How Hurricane Katrina Inspired A Revolutionary New Disaster Shelter

The crisis that followed Hurricane Katrina eight years ago inspired Michael McDaniel to create EXO. The innovative emergency housing system offers a surprisingly simple alternative to house the over 32 million people who are displaced from natural disasters every year.

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Since the devastation of Hurricane Katrina in 2005, Michael McDaniel has spent the last eight years creating a rapid response emergency housing system that is unparalleled in the world of disaster relief solutions. Though there have been competing Rapid Deployment Modules (RDMs) in the works, like Visible Good or Modularflex, McDaniel’s Reaction Housing System prototype, The EXO, stands apart from its opponents through its low-cost, transportability, durability, and its easy-to-assemble "kit of parts" that can have you safe and warm inside its bullet-proof structure in under two minutes.

Unlike the infamous trailers that FEMA deployed in response to Katrina, which cost around $20,000 each and were mandated for one-time use only, EXOs around $5,000, are reusable, recyclable, and because of their stackability, can be transported at a rate of 28 units per semi-truck load vs. one unit per truck for each FEMA Trailer.

Based on the design on a simple styrofoam coffee cup, each 80 square foot EXO unit consists of two pieces: a base which serves as the floor, and an upper shell making the walls and roof, that simply latch together wherever they are deployed. The upper shells are made from "Tegris, an incredibly durable composite, an aircraft-grade aluminum super structure," according to Reaction Housing System’s site.

The design of the EXO also keeps in mind the human factors natural disaster aftermath, through its mass deployment configurations. The EXOs can be configured in a circle, semi-circle, or even connected in a straight line to make larger structures, creating zones or small cities, keeping families and neighbors together during the interim between disaster and permanent housing.

"One of the biggest hurdles they had after Katrina, particularly in the Astrodome, is that they didn't know where anybody was. There were literally people walking around with cardboard signs with their family member's names scrawled on them" says McDaniel.

Michael McDaniel

"There's a lot of software beyond just the architecture. We essentially have a Nest-style sensor packet that's inside each unit. As soon as they're powered up, they instantly form a mesh network and start relaying their status back to our central populous app."

Nearing the end of their funding phase, the only thing holding back Reaction Housing Systems from fulfilling their demand for EXOs (including requests from Haiti, Japan, and Syria) is getting to the production phase. "Production is the next milestone for us. Once we're in production, the world is, hopefully, our oyster."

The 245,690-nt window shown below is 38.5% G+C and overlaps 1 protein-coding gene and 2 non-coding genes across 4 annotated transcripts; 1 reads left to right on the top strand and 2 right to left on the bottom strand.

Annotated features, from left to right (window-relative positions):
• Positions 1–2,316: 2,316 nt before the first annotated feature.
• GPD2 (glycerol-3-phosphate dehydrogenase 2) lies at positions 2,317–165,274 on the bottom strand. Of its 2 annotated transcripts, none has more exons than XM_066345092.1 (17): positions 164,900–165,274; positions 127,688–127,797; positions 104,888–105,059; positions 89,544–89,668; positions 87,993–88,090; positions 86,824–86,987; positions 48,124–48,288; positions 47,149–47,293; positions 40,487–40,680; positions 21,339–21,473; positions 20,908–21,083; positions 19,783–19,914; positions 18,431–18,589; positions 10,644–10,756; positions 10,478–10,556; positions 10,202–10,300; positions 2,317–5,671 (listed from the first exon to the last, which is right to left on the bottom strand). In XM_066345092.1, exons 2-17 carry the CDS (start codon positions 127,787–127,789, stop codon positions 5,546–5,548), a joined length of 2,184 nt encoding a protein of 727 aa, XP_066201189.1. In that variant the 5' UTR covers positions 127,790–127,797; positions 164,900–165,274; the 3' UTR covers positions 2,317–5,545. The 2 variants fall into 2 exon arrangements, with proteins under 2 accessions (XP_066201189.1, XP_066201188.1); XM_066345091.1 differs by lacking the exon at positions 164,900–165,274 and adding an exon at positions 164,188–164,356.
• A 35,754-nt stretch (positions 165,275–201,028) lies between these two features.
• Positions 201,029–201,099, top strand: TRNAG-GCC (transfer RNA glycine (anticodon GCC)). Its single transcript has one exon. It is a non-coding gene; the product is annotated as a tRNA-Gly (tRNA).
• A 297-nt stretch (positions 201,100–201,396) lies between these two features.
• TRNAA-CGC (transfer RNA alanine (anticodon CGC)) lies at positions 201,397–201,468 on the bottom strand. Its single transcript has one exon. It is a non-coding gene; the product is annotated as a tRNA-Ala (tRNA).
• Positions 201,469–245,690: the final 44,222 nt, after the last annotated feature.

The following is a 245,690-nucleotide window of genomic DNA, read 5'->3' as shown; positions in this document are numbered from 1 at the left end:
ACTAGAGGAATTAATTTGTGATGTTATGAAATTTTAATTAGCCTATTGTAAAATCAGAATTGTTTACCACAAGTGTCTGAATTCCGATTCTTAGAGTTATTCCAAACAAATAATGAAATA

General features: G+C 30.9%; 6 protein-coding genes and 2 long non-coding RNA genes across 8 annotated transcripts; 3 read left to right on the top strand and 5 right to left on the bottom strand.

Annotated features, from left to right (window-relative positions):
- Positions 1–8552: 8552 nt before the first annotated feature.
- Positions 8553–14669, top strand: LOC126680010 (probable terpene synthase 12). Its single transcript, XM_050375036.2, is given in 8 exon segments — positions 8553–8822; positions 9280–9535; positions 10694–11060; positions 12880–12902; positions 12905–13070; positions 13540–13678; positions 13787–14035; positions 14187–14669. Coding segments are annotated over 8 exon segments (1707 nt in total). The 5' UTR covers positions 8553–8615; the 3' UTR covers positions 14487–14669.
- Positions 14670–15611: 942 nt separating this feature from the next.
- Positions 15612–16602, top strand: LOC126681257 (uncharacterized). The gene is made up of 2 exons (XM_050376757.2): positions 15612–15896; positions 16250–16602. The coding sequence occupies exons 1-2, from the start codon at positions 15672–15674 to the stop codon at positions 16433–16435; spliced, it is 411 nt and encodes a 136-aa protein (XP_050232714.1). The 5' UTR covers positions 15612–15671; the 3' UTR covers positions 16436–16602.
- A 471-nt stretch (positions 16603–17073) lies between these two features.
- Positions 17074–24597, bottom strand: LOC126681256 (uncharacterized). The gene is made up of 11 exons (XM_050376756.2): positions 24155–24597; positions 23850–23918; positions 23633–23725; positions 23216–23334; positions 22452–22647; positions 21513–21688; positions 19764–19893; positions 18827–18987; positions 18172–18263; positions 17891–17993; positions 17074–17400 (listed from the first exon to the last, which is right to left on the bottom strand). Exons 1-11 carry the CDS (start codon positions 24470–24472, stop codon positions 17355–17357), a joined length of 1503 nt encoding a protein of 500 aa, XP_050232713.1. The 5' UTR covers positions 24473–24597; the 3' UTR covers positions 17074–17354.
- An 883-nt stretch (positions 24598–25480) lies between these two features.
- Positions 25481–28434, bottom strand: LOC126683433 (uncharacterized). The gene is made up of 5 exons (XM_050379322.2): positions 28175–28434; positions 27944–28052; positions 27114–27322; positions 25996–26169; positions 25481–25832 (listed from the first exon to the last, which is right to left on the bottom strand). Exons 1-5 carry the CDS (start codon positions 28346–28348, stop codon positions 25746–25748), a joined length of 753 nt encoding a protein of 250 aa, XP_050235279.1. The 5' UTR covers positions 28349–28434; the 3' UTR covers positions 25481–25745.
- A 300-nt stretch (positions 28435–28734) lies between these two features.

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How Hurricane Katrina Inspired A Revolutionary New Disaster Shelter

The crisis that followed Hurricane Katrina eight years ago inspired Michael McDaniel to create EXO. The innovative emergency housing system offers a surprisingly simple alternative to house the over 32 million people who are displaced from natural disasters every year.

Since the devastation of Hurricane Katrina in 2005, Michael McDaniel has spent the last eight years creating a rapid response emergency housing system that is unparalleled in the world of disaster relief solutions. Though there have been competing Rapid Deployment Modules (RDMs) in the works, like Visible Good or Modularflex, McDaniel’s Reaction Housing System prototype, The EXO, stands apart from its opponents through its low-cost, transportability, durability, and its easy-to-assemble "kit of parts" that can have you safe and warm inside its bullet-proof structure in under two minutes.

Unlike the infamous trailers that FEMA deployed in response to Katrina, which cost around $20,000 each and were mandated for one-time use only, EXOs around $5,000, are reusable, recyclable, and because of their stackability, can be transported at a rate of 28 units per semi-truck load vs. one unit per truck for each FEMA Trailer.

Based on the design on a simple styrofoam coffee cup, each 80 square foot EXO unit consists of two pieces: a base which serves as the floor, and an upper shell making the walls and roof, that simply latch together wherever they are deployed. The upper shells are made from "Tegris, an incredibly durable composite, an aircraft-grade aluminum super structure," according to Reaction Housing System’s site.

The design of the EXO also keeps in mind the human factors natural disaster aftermath, through its mass deployment configurations. The EXOs can be configured in a circle, semi-circle, or even connected in a straight line to make larger structures, creating zones or small cities, keeping families and neighbors together during the interim between disaster and permanent housing.

"One of the biggest hurdles they had after Katrina, particularly in the Astrodome, is that they didn't know where anybody was. There were literally people walking around with cardboard signs with their family member's names scrawled on them" says McDaniel.

Michael McDaniel

"There's a lot of software beyond just the architecture. We essentially have a Nest-style sensor packet that's inside each unit. As soon as they're powered up, they instantly form a mesh network and start relaying their status back to our central populous app."

Nearing the end of their funding phase, the only thing holding back Reaction Housing Systems from fulfilling their demand for EXOs (including requests from Haiti, Japan, and Syria) is getting to the production phase. "Production is the next milestone for us. Once we're in production, the world is, hopefully, our oyster."